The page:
11 December 2015

The Tyranny of Average Cost, part the sixth

Once again, reporting which demonstrates that average cost can't be avoided.

In this case, we find the capex heavy chip business with major agita.
Meanwhile, smaller peers Abu Dhabi-owned GlobalFoundries and China's Semiconductor ManufacturingInternational (NYSE:SMI) are struggling.

"GlobalFoundries (is trying) to grow into existing capacity as its parent deals with sharply lower oil prices," he wrote. And, "while Semiconductor Manufacturing is growing capacity mid-teens, its revenue base is less than 10% of Taiwan Semiconductor's size. . .."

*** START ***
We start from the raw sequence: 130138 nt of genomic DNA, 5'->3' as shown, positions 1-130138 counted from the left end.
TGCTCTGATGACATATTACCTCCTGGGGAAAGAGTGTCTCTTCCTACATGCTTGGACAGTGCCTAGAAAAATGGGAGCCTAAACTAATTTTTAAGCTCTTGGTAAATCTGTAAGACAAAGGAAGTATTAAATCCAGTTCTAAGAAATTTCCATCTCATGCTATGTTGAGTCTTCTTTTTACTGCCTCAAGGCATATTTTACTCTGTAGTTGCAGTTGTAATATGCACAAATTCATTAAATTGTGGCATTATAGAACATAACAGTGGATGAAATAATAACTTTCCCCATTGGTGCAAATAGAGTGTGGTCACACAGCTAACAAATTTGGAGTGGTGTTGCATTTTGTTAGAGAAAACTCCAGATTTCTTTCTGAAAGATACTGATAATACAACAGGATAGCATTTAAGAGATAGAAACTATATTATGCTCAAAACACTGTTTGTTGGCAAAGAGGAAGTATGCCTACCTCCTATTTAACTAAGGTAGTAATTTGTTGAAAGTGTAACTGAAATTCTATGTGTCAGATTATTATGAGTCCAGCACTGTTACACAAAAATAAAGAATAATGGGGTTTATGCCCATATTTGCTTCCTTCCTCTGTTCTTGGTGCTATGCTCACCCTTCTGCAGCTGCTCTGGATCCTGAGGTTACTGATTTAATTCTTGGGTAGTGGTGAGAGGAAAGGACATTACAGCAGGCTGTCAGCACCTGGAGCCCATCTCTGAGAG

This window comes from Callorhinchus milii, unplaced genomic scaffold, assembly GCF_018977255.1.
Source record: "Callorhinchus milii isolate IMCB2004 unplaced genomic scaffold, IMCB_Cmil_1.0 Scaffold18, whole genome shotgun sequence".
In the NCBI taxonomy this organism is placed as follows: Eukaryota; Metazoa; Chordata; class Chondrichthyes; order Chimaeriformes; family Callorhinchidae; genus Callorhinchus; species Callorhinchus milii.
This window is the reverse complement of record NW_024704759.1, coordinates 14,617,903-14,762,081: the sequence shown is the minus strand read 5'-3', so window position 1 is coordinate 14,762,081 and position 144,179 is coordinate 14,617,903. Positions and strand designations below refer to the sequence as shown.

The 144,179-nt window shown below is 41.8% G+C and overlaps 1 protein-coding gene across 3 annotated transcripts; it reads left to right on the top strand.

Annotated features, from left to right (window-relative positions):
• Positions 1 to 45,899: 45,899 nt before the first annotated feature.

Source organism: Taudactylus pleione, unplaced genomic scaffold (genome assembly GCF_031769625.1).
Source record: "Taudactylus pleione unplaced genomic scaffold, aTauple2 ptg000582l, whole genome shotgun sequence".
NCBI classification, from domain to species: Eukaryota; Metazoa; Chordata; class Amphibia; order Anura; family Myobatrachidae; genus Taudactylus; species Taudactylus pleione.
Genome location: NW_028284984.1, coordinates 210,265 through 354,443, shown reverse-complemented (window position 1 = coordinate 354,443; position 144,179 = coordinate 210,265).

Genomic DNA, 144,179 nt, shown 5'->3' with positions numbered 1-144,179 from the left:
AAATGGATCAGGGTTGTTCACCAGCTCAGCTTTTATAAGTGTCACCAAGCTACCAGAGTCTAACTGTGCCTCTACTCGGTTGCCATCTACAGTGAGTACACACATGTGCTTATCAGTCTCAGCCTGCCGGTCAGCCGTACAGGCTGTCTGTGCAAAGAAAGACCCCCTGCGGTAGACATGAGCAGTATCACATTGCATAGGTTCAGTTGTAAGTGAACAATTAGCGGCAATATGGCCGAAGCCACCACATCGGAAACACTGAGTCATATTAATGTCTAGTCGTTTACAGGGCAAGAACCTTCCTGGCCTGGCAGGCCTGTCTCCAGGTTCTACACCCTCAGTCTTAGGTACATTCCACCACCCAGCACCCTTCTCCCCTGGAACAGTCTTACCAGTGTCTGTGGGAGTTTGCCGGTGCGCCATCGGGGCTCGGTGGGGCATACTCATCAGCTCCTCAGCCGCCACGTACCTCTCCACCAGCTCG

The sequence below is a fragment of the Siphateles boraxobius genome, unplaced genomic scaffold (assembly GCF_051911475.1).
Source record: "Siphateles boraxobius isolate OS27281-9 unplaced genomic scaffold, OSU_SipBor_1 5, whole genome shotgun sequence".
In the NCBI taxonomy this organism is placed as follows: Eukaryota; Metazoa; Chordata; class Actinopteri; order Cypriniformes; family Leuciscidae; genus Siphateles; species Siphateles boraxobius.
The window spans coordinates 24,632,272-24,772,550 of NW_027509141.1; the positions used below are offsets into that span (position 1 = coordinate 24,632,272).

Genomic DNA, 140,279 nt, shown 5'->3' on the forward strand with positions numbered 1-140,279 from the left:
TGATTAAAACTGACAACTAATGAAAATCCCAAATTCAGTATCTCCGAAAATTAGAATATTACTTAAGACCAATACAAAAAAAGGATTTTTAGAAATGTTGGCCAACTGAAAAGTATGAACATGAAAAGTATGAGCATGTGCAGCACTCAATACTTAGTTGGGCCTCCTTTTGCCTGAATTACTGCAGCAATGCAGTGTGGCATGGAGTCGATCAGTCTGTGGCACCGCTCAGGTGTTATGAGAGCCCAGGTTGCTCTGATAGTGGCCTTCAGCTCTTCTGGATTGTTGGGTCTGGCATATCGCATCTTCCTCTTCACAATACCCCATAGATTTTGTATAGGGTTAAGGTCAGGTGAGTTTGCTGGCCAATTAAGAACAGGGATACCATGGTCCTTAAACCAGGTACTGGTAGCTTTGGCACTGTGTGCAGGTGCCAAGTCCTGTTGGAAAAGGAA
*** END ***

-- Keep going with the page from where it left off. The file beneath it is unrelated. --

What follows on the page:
All that capacity, and minimal growth in, or even slack, demand. Soon, the physics and engineering of chips will hit The Wall. It will be world sorta, kinda like a pharma world where every drug is generic; anyone who wants to run a fab has exactly the same machinery, since Newton and Heisenberg say so. I wonder whether all those nascent coders that Bill Gates wants will be happy campers? Plumbers and nail pounders in FL will be making more. There was a time when the American, at least, economy rewarded brains and learning over simple minded brawn. May be not so much now and the future. Just as that shill Dan Gilbert touts Prudential Insurance in the midst of a global savings glut (save more, you'll earn great interest, just buy a Prudential variable annuity), turning out ever more coders just reduces the per coder income. There's not much objective about economics, really, but supply and demand do make a difference. Some times one or the other is manipulated, but there will always be a market clearing price, as you heard in the first week or so of Econ. 101.

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